If you’re suffering from a migraine, it’s important to be careful with your practice and make sure you’re doing the right poses. Yoga can help reduce pain and inflammation, but if you end up in a particularly intense pose, it can lead to nausea or dizziness.

Cognitive Behavioral Therapy (CBT)

Cognitive behavioral therapy for migraine headaches is a type of psychotherapy that focuses on the ways in which stress and anxiety can cause migraines.

The goal is to help patients learn to recognize and deal with their thoughts, feelings and behaviors related to stress and anxiety.

Home Remedies

If you have a migraine, it’s easy to feel like there’s nothing you can do to make it better. But we’re here to tell you that there are some simple home remedies that can help!

Keep Hydrated

Try drinking warm water with lemon juice in it. This is especially good if you have an attack right before bedtime when your body has been dehydrated since the day before.

Get Some Rest

Rest helps reduce the severity of your migraine by allowing your body time to recover from being overused (which causes more headaches).

Wear sunglasses to block out light and help reduce sensitivity to light.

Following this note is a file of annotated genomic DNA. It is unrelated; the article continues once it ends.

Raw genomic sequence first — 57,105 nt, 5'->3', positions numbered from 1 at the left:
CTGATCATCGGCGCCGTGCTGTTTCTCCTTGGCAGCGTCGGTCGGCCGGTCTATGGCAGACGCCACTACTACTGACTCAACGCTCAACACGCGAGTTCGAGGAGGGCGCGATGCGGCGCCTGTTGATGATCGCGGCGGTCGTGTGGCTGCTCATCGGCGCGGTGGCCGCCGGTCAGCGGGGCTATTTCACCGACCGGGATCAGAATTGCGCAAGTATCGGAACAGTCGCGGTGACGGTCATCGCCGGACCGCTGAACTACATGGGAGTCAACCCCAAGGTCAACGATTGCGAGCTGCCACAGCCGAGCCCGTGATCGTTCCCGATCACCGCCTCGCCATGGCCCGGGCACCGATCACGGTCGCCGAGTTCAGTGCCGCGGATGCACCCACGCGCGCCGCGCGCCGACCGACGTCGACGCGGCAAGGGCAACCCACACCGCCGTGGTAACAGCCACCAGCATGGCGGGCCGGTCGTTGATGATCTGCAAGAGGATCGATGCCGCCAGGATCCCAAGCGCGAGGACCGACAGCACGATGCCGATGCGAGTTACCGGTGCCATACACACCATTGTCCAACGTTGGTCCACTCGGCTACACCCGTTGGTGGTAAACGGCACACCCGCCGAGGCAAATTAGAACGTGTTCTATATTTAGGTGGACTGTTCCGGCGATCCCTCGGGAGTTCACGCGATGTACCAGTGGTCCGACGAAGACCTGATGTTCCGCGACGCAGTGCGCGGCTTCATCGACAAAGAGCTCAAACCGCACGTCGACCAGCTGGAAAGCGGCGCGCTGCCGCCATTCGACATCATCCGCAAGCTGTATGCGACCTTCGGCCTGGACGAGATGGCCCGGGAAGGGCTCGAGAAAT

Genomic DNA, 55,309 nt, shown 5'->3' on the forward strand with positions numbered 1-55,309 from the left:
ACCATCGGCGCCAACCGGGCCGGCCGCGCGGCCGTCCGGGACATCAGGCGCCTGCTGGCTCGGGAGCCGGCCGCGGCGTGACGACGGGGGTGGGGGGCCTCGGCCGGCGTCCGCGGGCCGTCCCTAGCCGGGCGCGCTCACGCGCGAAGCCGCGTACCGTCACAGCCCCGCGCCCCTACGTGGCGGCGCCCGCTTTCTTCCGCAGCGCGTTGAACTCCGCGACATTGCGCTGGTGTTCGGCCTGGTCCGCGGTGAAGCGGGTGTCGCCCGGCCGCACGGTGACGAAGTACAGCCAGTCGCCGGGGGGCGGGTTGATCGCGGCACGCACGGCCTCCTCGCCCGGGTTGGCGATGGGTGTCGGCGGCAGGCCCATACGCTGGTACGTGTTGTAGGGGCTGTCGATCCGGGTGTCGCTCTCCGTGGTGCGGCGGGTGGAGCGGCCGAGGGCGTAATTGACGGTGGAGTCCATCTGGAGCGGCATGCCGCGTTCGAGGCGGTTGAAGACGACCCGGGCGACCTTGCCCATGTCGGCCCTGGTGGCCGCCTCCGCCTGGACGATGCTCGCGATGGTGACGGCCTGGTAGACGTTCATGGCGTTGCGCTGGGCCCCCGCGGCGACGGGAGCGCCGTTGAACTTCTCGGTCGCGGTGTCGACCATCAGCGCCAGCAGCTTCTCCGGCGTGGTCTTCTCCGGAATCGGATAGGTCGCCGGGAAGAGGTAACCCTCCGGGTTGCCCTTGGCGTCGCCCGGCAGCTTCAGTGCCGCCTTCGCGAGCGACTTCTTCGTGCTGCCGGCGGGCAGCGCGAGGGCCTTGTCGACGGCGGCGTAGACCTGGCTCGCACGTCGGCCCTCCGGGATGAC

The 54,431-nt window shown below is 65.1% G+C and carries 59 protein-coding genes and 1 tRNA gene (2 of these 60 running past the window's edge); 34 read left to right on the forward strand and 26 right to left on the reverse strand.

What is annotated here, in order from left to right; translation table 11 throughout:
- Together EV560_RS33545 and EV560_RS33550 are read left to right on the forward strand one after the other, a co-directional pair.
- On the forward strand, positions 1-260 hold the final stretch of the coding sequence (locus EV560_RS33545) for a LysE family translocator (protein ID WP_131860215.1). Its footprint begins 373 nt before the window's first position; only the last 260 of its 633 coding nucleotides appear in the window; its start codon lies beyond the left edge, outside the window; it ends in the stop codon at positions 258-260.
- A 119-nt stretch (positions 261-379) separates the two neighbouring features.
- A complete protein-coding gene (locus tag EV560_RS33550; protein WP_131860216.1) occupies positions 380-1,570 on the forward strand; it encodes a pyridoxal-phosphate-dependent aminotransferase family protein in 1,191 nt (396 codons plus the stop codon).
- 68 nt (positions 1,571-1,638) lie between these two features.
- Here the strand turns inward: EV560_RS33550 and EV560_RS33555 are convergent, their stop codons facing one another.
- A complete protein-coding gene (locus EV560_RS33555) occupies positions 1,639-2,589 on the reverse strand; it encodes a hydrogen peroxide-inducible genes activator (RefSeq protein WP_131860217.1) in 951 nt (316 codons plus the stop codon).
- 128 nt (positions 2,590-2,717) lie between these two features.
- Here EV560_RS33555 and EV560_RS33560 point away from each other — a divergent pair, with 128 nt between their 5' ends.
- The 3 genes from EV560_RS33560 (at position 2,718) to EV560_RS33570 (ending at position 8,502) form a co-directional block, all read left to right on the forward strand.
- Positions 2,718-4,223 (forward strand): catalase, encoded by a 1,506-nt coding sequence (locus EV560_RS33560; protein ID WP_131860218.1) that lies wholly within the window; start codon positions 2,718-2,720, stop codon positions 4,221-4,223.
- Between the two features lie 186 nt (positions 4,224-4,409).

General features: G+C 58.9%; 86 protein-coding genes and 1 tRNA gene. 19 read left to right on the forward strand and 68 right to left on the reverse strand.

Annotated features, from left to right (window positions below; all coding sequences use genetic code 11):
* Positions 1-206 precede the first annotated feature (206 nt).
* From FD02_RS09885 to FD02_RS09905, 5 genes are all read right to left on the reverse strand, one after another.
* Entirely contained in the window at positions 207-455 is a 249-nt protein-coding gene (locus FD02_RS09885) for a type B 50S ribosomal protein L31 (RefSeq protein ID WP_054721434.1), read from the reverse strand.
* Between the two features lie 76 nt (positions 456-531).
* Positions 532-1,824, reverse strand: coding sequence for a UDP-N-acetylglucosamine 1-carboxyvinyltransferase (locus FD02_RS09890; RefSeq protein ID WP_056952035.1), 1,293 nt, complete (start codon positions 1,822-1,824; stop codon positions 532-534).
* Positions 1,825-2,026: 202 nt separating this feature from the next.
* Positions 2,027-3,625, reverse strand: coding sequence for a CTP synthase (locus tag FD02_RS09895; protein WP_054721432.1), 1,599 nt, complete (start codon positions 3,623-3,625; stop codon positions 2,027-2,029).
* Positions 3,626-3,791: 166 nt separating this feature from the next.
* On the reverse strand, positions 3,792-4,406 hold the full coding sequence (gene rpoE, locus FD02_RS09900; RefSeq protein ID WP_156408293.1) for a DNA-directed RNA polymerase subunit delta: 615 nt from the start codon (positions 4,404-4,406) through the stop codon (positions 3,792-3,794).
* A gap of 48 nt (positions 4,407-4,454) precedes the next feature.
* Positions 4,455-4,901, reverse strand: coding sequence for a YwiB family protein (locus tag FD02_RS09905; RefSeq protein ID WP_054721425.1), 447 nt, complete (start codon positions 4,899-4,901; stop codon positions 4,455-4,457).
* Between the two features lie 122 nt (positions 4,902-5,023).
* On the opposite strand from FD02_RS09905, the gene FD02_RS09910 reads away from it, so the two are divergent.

Rest, don’t stress

Take an Epsom salt bath or shower: The magnesium sulfate in these baths will help relieve muscle tension and reduce inflammation in your head area.

Avoid caffeine and alcohol.

You can drink caffeine in a low amount (65 mg).

Cold Compression

Apply cool compresses to your temples to relieve pain and inflammation.

Hot Compression

Try a warm compress on the back of your neck and shoulders, too! This can help relieve muscle tightness in your neck, which is a common trigger of migraines.

Medications

If you’re a person with migraines, there’s a good chance that your headaches can relive by early intake of medication. That’s because medication can interact with the body in ways that make your migraines worse.